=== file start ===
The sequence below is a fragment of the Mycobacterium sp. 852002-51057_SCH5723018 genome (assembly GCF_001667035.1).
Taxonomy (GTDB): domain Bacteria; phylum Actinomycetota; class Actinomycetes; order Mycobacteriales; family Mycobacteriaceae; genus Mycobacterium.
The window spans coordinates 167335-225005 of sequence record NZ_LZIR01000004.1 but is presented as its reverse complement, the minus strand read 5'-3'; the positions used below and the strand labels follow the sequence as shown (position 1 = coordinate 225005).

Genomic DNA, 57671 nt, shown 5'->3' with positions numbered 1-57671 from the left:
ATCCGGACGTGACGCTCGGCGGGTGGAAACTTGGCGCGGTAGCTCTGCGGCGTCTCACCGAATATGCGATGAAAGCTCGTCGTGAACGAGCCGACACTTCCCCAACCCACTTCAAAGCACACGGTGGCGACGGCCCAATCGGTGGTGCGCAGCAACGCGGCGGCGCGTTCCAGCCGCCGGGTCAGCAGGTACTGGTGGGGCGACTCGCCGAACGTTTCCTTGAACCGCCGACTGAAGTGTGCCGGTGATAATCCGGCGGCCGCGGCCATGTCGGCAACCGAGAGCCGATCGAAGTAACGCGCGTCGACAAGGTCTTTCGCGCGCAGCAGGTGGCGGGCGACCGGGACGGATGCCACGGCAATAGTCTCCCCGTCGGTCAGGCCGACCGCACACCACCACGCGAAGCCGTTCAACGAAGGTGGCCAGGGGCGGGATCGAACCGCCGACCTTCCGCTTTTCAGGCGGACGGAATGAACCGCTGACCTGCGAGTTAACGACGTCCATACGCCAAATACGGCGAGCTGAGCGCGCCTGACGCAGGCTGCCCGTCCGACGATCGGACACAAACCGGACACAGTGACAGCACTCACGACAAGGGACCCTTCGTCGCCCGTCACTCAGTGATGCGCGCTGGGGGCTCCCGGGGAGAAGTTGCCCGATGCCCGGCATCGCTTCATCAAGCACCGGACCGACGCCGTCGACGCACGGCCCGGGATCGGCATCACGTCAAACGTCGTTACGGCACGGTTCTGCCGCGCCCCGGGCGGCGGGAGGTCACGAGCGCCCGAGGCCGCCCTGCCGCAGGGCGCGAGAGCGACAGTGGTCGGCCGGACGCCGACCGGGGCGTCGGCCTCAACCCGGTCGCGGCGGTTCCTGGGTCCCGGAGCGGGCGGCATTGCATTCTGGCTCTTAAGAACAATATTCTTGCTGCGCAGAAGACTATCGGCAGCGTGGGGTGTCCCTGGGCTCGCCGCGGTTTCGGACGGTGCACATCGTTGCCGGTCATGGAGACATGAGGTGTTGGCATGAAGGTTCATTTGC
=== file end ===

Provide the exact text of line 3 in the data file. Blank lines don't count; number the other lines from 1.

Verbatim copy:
The window spans coordinates 167335-225005 of sequence record NZ_LZIR01000004.1 but is presented as its reverse complement, the minus strand read 5'-3'; the positions used below and the strand labels follow the sequence as shown (position 1 = coordinate 225005).